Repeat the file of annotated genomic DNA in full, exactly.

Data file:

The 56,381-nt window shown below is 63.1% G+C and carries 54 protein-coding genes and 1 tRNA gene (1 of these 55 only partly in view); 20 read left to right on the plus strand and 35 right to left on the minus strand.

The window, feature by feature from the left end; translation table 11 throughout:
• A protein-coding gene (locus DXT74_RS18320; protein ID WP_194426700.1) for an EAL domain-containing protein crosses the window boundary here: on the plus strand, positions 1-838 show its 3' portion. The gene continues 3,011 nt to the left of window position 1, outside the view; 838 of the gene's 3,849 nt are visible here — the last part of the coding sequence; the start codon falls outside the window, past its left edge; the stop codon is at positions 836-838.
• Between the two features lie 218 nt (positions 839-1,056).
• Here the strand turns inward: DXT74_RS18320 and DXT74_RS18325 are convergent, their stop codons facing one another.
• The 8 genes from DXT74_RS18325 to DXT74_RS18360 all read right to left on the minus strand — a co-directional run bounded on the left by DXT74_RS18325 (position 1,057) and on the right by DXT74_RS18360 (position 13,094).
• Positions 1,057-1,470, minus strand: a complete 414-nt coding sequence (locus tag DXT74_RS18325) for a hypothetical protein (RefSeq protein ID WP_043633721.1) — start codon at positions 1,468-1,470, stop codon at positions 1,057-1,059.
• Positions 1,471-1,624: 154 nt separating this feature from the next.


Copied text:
The 56,381-nt window shown below is 63.1% G+C and carries 54 protein-coding genes and 1 tRNA gene (1 of these 55 only partly in view); 20 read left to right on the plus strand and 35 right to left on the minus strand.

The window, feature by feature from the left end; translation table 11 throughout:
• A protein-coding gene (locus DXT74_RS18320; protein ID WP_194426700.1) for an EAL domain-containing protein crosses the window boundary here: on the plus strand, positions 1-838 show its 3' portion. The gene continues 3,011 nt to the left of window position 1, outside the view; 838 of the gene's 3,849 nt are visible here — the last part of the coding sequence; the start codon falls outside the window, past its left edge; the stop codon is at positions 836-838.
• Between the two features lie 218 nt (positions 839-1,056).
• Here the strand turns inward: DXT74_RS18320 and DXT74_RS18325 are convergent, their stop codons facing one another.
• The 8 genes from DXT74_RS18325 to DXT74_RS18360 all read right to left on the minus strand — a co-directional run bounded on the left by DXT74_RS18325 (position 1,057) and on the right by DXT74_RS18360 (position 13,094).
• Positions 1,057-1,470, minus strand: a complete 414-nt coding sequence (locus tag DXT74_RS18325) for a hypothetical protein (RefSeq protein ID WP_043633721.1) — start codon at positions 1,468-1,470, stop codon at positions 1,057-1,059.
• Positions 1,471-1,624: 154 nt separating this feature from the next.